With the U.S. midterm elections days away, there is no shortage of last-minute efforts and big advertising dollars being spent on the campaign trail. Prominent among those ‘campaigning’ are Big Oil and corporate interests, who are spending with reckless abandon after the recent Citizens United decision enabled unlimited spending to influence election results. As the Center for American Progress Action Fund reported, nearly $70 million of that funding was directed towards efforts to halt clean energy legislation.
Among the various polluting industries doling out big bucks is Big Oil who is bankrolling major efforts, along with their dubious sounding front groups, including Kochtopus funded groups. But the Kochs aren’t the only ones attacking prevailing climate science through shady front groups.
According to an excellent investigation by the Institute for Southern Studies, there’s a denier in town that is giving the Kochs a run for their money. Art Pope has finessed the art of bankrolling climate change denial in North Carolina. Facing South’s research demonstrates that Pope has close ties to the Kochs as one of four national directors of the Koch-founded political advocacy group Americans for Prosperity. He is also the second-largest institutional funder of the Americans for Prosperity Foundation.
Pope is a director and board chair of the William Pope Foundation, which has steered millions to conservative thinks tanks in North Carolina and nationally, a network working closely with the Kochtopus to manufacture doubt about global warming.
In North Carolina, the climate skeptics that benefit from Pope’s fortune haven’t gained much traction in the state legislature. But that could change if Pope’s strategy pays off this election year: He has begun funneling money to ostensibly nonpartisan nonprofits that use it to run attack ads, and among the targeted politicians are two long-time legislative leaders who have played a key role in addressing climate change in the state.
Facing South’s analysis of tax return data finds that Art Pope’s family foundation has made very generous contributions to many of the same climate denier groups that are funded by Koch Industries including the Competitive Enterprise Institute. In total, Pope has donated over $24.1 million in total, compared to Koch’s $48.5 million.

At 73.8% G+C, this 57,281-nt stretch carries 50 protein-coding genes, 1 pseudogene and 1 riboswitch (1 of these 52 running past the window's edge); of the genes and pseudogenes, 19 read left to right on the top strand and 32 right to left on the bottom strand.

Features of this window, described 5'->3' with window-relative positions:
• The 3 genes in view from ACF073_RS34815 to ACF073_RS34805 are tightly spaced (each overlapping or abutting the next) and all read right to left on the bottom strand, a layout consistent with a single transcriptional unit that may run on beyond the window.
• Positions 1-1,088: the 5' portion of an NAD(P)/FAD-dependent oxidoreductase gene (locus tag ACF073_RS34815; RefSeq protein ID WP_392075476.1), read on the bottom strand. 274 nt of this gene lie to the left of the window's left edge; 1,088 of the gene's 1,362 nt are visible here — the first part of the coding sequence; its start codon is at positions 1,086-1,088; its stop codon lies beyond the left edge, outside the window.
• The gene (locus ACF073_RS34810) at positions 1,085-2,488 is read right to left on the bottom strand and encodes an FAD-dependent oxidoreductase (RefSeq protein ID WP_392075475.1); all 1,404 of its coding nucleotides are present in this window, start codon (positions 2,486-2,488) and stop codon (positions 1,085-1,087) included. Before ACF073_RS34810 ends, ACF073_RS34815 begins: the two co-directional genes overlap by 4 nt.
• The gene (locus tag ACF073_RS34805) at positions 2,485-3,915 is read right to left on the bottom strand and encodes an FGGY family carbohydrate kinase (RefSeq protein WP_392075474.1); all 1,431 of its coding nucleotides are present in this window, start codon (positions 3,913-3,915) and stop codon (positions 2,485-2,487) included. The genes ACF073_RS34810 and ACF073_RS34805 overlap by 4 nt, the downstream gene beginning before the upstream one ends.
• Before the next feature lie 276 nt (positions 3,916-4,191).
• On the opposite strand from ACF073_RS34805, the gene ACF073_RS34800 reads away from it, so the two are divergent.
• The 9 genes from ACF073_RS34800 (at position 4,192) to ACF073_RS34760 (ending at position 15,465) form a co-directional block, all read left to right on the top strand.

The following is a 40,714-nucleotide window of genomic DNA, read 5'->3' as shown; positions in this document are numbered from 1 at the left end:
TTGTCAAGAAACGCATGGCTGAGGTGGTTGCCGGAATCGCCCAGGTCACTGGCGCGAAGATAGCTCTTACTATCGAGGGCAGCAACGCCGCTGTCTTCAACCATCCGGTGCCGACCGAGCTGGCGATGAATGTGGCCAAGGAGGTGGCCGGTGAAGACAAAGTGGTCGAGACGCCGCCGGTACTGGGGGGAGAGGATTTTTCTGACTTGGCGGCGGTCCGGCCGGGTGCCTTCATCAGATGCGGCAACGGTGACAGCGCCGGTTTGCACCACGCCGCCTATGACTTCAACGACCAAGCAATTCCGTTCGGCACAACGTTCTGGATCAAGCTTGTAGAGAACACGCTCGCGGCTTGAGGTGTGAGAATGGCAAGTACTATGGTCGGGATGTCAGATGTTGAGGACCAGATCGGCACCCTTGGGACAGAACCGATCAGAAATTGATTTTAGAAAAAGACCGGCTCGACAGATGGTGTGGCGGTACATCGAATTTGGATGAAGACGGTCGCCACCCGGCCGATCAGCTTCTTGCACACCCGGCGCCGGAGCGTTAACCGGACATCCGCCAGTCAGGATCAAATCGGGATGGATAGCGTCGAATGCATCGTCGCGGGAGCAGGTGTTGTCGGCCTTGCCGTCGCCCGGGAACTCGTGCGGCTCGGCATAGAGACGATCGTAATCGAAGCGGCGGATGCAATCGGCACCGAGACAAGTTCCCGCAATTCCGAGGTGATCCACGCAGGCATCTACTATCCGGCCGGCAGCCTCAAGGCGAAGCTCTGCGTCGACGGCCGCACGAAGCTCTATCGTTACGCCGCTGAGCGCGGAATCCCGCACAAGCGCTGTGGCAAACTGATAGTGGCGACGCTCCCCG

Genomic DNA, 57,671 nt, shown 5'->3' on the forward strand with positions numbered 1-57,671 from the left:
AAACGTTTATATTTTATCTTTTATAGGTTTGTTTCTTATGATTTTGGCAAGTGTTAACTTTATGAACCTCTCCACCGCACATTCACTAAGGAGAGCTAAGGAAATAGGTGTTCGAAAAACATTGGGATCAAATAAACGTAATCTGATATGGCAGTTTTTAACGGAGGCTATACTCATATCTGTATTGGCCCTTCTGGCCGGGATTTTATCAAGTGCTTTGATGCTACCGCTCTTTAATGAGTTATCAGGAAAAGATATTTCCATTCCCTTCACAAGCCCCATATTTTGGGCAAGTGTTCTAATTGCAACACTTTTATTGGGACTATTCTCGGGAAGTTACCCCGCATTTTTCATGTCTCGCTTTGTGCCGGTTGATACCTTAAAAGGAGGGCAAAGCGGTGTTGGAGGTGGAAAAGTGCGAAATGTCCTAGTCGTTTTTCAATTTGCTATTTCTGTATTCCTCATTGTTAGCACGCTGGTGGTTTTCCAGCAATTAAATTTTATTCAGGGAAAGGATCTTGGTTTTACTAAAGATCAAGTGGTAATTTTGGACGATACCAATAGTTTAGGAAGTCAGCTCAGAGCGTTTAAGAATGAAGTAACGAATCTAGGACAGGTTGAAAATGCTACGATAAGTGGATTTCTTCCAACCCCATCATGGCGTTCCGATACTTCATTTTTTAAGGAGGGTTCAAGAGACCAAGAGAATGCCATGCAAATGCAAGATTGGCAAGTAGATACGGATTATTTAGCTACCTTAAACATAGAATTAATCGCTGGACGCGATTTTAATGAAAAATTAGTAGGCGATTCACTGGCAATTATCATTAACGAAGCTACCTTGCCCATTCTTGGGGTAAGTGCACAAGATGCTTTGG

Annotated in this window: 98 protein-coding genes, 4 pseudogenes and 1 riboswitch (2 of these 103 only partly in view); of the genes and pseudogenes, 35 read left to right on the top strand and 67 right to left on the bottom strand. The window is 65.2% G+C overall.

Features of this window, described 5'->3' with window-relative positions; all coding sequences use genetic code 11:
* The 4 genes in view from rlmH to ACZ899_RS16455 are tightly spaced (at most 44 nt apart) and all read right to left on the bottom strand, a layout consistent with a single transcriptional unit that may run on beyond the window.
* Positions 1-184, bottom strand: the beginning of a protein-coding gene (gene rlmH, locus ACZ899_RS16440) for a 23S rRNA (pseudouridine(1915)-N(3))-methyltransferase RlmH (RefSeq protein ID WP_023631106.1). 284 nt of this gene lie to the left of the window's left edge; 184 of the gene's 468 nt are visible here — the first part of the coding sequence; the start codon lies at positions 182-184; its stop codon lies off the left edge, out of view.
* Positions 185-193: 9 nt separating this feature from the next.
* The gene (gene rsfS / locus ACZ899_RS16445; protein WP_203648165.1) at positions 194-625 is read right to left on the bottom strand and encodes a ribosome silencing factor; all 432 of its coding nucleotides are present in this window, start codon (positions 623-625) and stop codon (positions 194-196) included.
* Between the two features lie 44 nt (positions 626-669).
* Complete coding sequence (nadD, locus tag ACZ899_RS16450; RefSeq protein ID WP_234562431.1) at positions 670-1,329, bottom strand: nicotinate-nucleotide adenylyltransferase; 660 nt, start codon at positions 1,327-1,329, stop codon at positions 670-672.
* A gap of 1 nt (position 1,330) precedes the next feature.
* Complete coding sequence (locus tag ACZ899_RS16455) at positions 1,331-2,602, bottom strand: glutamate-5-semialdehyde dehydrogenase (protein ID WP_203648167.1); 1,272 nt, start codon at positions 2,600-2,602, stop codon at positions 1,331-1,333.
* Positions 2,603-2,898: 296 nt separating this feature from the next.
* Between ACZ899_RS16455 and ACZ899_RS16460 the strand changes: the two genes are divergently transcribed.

The largest chunk of money that Pope contributed to the climate denial network went to the John Locke Foundation, a 501(c)(3) right wing think tank based in Raleigh, N.C. that was created in 1990 to promote limited government. It’s got connections to the Heritage Foundation and Cato Institute, among others. And Pope is personally bankrolling 80 percent of the organization’s funding – to the tune of $16.9 million between 1997 and 2008. Pope also also sits on its board of directors, which gives him considerable power in managing the organization’s operations and policies.
The John Locke Foundation has been one of the most outspoken voices of climate denial in North Carolina and beyond, working in concert with other groups funded by Koch and Pope to create the illusion of disagreement about the fundamentals of climate science.
Currently, the JLF is fighting Senate Bill 3, passed in 2007, that made North Carolina adopt a minimum requirement for the use of renewable energy sources by investor-owned electric utilities. The John Locke Foundation has been fighting tooth and nail to make sure that clean energy legislation doesn’t pass. According to the group’s 2010 climate agenda, they plan to:
1. Abandon all state attempts to fight global warming.
2. Repeal already adopted legislation such as SB3, which is raising energy costs and reducing employment opportunities in the state, which is already suffering from one of the highest unemployment rates in the country.
Pope and his network of right-wing non-profits – let’s call it the Popetopus – are now funding efforts to attack Democrats who’ve been supportive of efforts to address global warming. Taking a page out of billionaires Charles and David Koch’s playbook, the Popetopus threatens to undermine science-based policymaking in North Carolina, and derail the state’s clean energy future.